Beetle@SG Website

Please check out my website Beetles@SG for identification of beetles found in Singapore

Saturday, 27 June 2020

Night Walk At Windsor Nature Park (26 Jun 2020)

It was slightly more than a week since Singapore went into Phase 2 of the Covid-19 circuit breaker measure. With Phase 2, parks and beaches are once again open for visitation. As such, HW and I decided to pick up our macro photography session again. To ensure a good session, we decided to go to Windsor Nature Park because we will have a higher chance of finding beetles there.

Here's a photograph of a Lowland Dwarf Gecko (Hemiphyllodactylus typus) encountered during the trip.

Leaf Beetle (Graphops curtipennis) ~  4 mm

Darkling Beetle ~ 2 mm

Fungus Weevil ~ 8 mm [First-time-encountered]

Ground Beetle (Catascopus dalbertisi) ~ 15 mm

Darkling Beetle (Ceropria induta) ~ 10 mm

Darkling Beetle~ 10 mm

Darkling Beetle (Ceropria superba)~ 10 mm

Fungus Beetle~ 15 mm

Rove Beetle~ 5 mm

Sap Beetle~ 3 mm

Fungus Weevil~ 8 mm

Darkling Beetle (Cryphaeus gazella)~ 10 mm

Darkling Beetle~ 15 mm

Beetle larvae~ 15 mm

Chafer Beetle (Apogonia expeditionis)~ 8 mm

Please Fungus Beetle (Amblyopus vittatus)~ 10 mm

Chafer Beetle~ 10 mm

Ground Beetle~ 20 mm

Fungus Weevil ~ 5 mm

Weevil~ 4 mm

Fungus Beetle (Eumorphus tetraspilotus)~ 10 mm

Beetle pupa~ 10 mm

Darkling Beetle~ 2 mm.

Darkling Beetle~ 10 mm

Friday, 5 June 2020

Making of Beetle Specimens - Part 2 (06 Jun 2020)

This is the long overdue Part 2 of the Making of Beetle Specimens post. Here are some of the beetle specimens that I managed to pin during the Covid-19 circuit breaker period. Enjoy!

Monday, 18 May 2020

Close Encounter With The Mango Pulp Weevil (19 May 2020)

I harvested 2 mangoes from the garden and was looking forward to eating the mangoes. When I cut into one of the mangoes, I was disappointed to find that it was attacked by the Mango Pulp Weevil (Sternochetus frigidus), rendering the mango inedible.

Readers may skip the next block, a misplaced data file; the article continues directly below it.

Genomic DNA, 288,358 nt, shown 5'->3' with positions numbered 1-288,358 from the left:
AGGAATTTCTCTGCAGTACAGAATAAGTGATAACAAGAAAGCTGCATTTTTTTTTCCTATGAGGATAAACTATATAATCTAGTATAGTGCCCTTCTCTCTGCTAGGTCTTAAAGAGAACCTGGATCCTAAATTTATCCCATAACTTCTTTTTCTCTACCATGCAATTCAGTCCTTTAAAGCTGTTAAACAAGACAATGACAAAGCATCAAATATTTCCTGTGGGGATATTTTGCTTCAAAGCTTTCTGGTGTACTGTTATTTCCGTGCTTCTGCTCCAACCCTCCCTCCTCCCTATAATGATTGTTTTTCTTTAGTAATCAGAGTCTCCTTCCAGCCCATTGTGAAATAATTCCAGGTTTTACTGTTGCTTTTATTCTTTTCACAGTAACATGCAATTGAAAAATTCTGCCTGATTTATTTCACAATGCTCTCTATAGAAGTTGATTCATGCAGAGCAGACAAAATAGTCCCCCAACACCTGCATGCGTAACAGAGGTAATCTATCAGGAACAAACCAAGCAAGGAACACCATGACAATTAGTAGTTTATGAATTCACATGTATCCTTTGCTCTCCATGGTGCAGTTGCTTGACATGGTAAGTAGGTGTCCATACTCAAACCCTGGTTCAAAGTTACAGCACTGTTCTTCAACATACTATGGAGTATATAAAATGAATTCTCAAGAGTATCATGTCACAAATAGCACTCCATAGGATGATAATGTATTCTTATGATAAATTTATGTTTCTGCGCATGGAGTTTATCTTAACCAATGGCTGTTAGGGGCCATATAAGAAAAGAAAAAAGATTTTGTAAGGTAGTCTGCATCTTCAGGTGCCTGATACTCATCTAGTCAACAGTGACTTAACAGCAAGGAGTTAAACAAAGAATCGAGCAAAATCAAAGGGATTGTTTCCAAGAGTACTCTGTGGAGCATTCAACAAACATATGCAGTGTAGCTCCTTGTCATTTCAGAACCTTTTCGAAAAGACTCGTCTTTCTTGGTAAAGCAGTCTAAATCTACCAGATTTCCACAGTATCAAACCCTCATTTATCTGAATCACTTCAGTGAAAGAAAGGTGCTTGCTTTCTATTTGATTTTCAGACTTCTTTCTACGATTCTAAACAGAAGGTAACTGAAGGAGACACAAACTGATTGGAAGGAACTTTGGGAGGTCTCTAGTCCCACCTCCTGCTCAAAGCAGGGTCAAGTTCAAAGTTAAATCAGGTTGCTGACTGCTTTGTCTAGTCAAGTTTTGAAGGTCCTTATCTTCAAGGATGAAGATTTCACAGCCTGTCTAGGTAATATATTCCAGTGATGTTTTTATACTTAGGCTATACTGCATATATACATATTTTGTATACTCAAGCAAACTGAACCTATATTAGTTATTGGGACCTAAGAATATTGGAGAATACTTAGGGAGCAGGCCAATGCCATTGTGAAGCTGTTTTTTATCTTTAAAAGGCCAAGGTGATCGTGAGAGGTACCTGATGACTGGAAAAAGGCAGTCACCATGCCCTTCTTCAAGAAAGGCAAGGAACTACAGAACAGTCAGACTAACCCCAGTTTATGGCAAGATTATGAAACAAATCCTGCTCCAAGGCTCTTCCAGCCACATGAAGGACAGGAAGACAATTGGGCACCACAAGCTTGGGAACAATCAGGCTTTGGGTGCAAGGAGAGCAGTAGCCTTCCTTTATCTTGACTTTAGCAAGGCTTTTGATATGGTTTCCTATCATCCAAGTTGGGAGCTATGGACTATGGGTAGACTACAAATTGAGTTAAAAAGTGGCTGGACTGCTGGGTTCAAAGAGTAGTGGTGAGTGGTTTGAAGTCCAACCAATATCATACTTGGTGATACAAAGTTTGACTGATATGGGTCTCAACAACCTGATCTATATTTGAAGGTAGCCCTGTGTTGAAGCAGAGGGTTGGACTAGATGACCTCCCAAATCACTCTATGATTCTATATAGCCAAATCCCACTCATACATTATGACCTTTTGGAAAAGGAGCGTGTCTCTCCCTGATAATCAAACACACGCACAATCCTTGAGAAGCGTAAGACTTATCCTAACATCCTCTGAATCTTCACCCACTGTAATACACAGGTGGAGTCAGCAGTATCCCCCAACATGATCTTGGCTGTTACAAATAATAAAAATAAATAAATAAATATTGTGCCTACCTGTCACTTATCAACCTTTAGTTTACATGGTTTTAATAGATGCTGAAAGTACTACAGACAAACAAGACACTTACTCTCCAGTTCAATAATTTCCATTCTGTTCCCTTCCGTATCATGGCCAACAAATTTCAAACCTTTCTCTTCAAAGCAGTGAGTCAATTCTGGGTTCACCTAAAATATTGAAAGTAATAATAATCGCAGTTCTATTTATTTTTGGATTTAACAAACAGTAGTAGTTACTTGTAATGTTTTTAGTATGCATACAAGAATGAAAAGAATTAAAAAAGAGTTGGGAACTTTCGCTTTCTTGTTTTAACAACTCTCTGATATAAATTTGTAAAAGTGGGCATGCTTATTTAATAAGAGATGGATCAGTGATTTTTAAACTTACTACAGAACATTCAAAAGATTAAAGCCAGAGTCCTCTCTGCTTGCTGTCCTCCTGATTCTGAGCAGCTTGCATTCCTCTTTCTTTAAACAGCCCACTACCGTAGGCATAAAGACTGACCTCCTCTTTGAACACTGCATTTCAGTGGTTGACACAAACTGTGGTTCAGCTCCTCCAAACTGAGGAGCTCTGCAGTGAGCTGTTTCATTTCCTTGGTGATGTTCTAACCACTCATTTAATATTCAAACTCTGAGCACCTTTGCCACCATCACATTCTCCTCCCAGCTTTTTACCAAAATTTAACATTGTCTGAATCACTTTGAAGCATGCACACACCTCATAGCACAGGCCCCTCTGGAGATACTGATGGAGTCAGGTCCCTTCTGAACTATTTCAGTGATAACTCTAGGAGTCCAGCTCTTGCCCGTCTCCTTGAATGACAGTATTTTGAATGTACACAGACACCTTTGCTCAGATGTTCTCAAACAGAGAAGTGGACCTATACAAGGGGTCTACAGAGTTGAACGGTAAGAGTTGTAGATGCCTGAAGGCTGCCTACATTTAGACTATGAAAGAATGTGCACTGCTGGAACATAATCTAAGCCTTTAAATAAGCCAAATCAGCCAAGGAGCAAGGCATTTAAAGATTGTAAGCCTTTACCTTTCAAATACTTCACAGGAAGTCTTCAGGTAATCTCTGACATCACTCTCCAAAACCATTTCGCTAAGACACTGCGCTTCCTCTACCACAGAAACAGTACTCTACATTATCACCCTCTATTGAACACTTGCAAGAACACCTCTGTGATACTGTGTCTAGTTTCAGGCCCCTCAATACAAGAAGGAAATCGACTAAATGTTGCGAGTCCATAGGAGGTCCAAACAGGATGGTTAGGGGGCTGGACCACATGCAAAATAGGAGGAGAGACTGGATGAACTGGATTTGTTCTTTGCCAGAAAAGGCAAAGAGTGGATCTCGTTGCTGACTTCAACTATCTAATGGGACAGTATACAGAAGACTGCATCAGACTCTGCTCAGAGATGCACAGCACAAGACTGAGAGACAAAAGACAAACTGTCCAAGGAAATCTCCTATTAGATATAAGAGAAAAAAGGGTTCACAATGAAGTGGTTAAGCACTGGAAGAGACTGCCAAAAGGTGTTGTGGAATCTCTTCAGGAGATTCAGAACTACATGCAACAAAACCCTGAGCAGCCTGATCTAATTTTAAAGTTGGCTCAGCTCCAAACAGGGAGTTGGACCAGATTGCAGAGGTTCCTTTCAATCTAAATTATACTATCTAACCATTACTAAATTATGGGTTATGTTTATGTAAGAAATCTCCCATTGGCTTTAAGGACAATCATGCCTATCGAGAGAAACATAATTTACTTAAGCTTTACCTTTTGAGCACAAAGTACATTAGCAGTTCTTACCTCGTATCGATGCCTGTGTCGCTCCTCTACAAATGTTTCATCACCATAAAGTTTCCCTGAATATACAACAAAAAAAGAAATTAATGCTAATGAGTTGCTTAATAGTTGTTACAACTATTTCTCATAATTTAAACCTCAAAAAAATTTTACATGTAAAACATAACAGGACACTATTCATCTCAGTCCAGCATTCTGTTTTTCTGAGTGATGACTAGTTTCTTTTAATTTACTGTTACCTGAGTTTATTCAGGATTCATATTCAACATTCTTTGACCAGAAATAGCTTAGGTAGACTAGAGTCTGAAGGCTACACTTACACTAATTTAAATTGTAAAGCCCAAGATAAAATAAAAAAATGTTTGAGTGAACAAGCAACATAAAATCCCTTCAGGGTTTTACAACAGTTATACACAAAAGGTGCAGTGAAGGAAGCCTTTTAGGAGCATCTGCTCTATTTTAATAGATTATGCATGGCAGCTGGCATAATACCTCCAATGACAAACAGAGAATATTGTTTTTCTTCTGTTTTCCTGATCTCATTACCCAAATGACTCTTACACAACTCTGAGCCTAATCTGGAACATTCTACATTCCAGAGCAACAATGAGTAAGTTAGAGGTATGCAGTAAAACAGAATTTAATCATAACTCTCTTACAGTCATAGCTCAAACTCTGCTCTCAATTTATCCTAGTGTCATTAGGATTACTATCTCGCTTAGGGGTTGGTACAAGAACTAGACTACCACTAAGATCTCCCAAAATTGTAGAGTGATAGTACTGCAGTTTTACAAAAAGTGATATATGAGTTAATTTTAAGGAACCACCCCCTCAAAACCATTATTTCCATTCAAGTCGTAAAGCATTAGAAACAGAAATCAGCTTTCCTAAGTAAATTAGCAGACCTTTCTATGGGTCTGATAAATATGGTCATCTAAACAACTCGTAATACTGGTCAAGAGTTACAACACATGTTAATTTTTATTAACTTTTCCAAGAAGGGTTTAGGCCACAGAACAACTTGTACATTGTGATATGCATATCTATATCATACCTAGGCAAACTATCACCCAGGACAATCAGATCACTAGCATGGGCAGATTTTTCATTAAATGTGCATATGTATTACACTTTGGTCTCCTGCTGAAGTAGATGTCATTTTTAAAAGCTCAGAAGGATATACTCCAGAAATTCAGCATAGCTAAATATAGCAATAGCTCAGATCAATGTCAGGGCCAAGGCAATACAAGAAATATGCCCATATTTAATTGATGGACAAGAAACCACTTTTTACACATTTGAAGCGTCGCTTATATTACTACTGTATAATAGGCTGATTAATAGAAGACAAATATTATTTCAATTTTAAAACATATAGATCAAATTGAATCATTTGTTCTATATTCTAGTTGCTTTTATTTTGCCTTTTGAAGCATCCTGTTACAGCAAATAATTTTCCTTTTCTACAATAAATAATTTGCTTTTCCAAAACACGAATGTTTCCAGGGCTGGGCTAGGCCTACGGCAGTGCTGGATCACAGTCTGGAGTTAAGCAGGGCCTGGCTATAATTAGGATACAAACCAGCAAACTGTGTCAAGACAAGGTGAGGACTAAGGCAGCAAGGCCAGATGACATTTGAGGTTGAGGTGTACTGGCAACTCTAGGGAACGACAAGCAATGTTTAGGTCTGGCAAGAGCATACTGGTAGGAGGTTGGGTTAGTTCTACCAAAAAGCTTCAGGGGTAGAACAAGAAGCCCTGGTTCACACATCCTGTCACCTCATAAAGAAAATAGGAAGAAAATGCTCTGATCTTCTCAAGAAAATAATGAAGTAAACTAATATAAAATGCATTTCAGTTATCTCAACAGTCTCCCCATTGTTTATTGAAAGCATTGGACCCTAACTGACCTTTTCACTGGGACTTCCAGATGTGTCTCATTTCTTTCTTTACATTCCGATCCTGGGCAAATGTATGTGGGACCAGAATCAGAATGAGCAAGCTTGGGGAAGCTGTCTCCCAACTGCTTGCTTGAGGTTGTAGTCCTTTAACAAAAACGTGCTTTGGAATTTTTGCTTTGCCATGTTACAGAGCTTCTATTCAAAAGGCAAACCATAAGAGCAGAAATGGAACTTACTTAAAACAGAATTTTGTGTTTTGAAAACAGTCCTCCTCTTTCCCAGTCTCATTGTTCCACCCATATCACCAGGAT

Nevertheless, to make the best of the situation, I decided to extract the weevil larvae and use them to do a post since Singapore is still on the stay-home circuit breaker measure to fight the Covid-19 pandemic. I have intentionally not have any photographs of the attacked mango as it was not a pretty sight, and it took away my appetite for mangoes.

When a Mango Pulp Weevil come across a ripening mango, possibly attracted by the fragrance emitted from the ripening mango, it would lay eggs on the surface of the mango. When the eggs hatched, it will burrow into the mango and start eating the mango pulp. As the larvae feast on the juicy pulp, they also excreted waste. When they were about to pupae, they made use of the excreted waste to form pupa chambers. Inside the pupa chambers, the larvae will turn into pupae and later develop into adult weevils. 

Back to the mango. There were many pupa chambers in the mango but I only managed to extract 6 pupae from it. Here are the extracted pupae.  

To keep the pupae for further observations, I decided to make an artificial pupa chamber using a piece of used flower arrangement foam by poking a ballpoint pen into the foam.

I then placed the pupae into the holes with them vertically placed with head at the top.

After which I covered the pupae with a piece of acrylic to prevent the hatched weevils from flying away.

After a few days, the weevils started to emerge. The first one to hatch was the one at the top right corner. The bottom middle one also looked almost ready to emerge.

It was an interesting few days watching the pupae transforming to weevil, but it was something that I would rather not have as they took away the pleasure of me enjoying one of my favorite fruit.

Friday, 24 April 2020

Making Of Beetle Specimens (24 Apr 2020)

Singapore's circuit breaker measure was extended to 1 June 2020 and so I will not be able to do my regular macro photography until after that. So during this period of stay-home, I decided to take the opportunity to mount some of the dead beetle specimens I have collected over the years that I didn't get down to mounting them.